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Phone Booth

Movie review by Greg Carlson

Writer Larry Cohen and director Joel Schumacher are both known for peddling pulp fictions to audiences who may or may not want the wares, and now, following a decades-long gestation period, Cohen’s strident and nutty story has been realized on the big screen.  Schumacher, grasping the anachronism of a man trapped in a phone booth, justifies the break in logic by raining down a shower of opening images that bounce from the teeming masses on their cell phones to the satellites on high that provide the connections.  Kieslowski did the same thing much better in “Red,” but Schumacher understands that he has to hit the ground running if he is going to hook the audience.

Scruffy Colin Farrell is well-cast as PR hustler Stu Shepard, the devilish offspring of Sidney Falco from “Sweet Smell of Success.”  A wannabe kingmaker, Stu struts the pavement of Times Square, browbeating his fawning toady of an assistant while juggling an endless stream of calls from clients, magazine editors, and other pretenders.  Stu has a crush on one of his marks, adorable actress Pam (Katie Holmes), and calls her daily from the last working phone booth in his orbit, because he is married, and knows his wife checks the cell phone bills.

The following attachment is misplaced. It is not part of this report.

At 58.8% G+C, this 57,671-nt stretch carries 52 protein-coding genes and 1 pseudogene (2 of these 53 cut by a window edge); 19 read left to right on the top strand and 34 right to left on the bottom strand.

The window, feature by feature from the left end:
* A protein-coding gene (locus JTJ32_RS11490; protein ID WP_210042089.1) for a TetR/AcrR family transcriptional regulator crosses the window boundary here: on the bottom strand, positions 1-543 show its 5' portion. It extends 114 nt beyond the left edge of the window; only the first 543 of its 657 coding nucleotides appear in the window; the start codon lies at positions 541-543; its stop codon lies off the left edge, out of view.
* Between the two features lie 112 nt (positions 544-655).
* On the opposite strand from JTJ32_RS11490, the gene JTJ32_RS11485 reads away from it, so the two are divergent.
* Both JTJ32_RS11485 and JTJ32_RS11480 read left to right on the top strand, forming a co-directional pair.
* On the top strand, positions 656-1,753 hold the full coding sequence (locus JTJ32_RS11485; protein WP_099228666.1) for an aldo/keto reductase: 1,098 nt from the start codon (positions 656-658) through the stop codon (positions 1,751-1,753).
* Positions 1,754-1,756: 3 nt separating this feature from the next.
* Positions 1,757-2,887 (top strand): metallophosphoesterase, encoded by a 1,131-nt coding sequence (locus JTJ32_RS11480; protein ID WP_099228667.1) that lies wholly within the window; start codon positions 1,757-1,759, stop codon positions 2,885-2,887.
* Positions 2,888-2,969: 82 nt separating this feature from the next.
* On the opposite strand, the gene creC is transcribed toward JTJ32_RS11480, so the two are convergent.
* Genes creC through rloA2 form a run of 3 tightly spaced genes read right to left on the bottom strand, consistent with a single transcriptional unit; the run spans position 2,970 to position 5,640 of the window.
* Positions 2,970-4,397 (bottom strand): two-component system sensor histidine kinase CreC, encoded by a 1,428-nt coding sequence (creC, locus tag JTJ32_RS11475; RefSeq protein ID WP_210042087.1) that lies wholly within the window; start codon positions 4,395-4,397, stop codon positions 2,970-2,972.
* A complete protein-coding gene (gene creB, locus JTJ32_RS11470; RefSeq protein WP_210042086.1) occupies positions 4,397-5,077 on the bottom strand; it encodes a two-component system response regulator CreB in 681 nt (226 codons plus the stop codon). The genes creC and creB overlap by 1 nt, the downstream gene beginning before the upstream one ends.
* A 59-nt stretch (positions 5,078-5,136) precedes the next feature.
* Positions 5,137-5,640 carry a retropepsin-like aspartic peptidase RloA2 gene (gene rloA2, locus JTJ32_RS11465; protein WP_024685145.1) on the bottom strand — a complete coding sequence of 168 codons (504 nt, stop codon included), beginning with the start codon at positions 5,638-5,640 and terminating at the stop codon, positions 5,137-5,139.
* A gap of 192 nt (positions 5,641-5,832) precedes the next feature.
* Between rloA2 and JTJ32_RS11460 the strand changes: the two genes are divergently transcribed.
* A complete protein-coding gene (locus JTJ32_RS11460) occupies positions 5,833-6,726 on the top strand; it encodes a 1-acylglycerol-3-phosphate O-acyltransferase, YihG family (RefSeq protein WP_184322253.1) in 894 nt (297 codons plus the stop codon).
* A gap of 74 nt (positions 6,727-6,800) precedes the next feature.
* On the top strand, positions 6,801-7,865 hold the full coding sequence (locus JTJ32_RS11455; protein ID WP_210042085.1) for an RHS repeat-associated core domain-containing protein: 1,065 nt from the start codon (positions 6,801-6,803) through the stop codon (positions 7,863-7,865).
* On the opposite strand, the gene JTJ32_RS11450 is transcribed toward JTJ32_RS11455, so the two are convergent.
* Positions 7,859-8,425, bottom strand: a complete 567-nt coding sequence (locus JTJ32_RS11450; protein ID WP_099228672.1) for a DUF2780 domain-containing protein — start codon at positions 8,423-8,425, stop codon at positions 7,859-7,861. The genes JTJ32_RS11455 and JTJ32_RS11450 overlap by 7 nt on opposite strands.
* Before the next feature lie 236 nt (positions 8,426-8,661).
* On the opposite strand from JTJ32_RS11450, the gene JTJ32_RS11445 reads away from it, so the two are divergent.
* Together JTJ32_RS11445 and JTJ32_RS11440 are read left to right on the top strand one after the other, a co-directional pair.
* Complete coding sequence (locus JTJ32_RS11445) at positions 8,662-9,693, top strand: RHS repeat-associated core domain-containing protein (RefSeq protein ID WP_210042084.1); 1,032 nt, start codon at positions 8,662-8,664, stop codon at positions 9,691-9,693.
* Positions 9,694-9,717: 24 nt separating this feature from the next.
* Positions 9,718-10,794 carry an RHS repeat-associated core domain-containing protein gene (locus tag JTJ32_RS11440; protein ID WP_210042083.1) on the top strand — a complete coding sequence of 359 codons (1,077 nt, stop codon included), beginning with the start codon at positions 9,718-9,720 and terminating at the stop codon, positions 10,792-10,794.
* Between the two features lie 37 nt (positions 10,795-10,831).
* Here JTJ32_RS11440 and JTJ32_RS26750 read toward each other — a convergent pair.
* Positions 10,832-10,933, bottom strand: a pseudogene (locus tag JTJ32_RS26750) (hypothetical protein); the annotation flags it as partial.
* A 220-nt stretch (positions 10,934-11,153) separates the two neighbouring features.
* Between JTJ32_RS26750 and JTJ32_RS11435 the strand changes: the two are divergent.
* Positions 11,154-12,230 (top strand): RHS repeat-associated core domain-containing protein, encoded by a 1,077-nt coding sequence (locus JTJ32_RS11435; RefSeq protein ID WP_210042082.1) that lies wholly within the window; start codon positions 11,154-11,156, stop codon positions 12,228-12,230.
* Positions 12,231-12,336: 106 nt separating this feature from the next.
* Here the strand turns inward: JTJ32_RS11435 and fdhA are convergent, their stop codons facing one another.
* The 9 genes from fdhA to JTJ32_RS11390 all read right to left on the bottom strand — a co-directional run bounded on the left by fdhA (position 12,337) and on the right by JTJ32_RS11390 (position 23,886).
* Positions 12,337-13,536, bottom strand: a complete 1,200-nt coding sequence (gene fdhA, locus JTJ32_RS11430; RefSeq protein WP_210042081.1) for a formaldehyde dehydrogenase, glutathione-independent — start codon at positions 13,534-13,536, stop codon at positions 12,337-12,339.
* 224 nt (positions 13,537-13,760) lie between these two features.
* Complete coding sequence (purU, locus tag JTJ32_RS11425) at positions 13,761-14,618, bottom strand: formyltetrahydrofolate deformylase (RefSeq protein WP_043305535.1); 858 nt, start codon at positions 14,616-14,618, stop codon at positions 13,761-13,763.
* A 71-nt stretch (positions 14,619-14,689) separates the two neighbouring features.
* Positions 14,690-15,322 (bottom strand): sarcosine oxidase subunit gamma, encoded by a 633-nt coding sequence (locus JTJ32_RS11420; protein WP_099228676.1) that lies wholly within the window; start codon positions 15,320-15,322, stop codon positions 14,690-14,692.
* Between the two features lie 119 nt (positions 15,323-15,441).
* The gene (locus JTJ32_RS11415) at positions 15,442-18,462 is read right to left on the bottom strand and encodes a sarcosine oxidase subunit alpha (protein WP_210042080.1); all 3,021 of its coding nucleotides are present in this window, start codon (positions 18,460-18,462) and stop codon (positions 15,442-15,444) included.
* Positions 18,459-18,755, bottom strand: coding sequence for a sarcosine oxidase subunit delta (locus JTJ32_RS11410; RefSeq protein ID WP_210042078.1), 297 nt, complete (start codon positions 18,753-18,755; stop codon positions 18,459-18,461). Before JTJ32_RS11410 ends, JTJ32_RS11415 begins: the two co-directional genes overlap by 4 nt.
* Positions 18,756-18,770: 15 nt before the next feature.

Even with its breakneck set-up, “Phone Booth” hits the wall as soon as Stu picks up the ringing phone following one of his many calls to Pam.  A voice on the other end of the line (Kiefer Sutherland, at his smarmiest) calmly explains that he has a high-powered rifle, and will kill Stu if he dares to hang up.  Stu’s incredulity evaporates along with his swagger when the sniper proves he is not joking around.  An innocent bystander is shot, and soon the entire street is swarming with cops, news vans, and curious onlookers rolling tape in their camcorders.  Fortunately for our protagonist, attending officer Captain Ramey (Forest Whitaker) is able to figure out that Stu is the victim and not the killer.

What follows, is messy, ill-conceived, and woefully set-bound, as Stu and the sniper play a verbal game of cat and mouse.  Farrell, sporting an occasionally spotty Bronx accent, rips it up with reckless abandon: crying, sweating, screaming, and begging, his Stu is an actor’s dream role.  Ditto for the unseen Sutherland, who just sits back and pours it out like honey.  The relationship of the two men is problematic, however, as the sniper feels that Stu’s lack of compassion, honesty, and responsible moral behavior is enough to mark him for death.

What “Phone Booth” chooses to sidestep, to its detriment, is any reasonable explanation as to why the sniper knows so much (or even cares) about Stu in the first place.  Tantalizing details of Stu’s moral shortcomings are peppered throughout the phone conversation, and occasionally Stu takes a wild guess at the sniper’s connection to him, but the movie purposefully elects to leave the information a secret.  Maybe Cohen and Schumacher want to keep the movie’s themes in the realm of fable.  If so, the filmmakers left out one important ingredient: a reason why we should care about Stu Shepard in the first place.

This review was originally published in the High Plains Reader the week of 4/7/03. 

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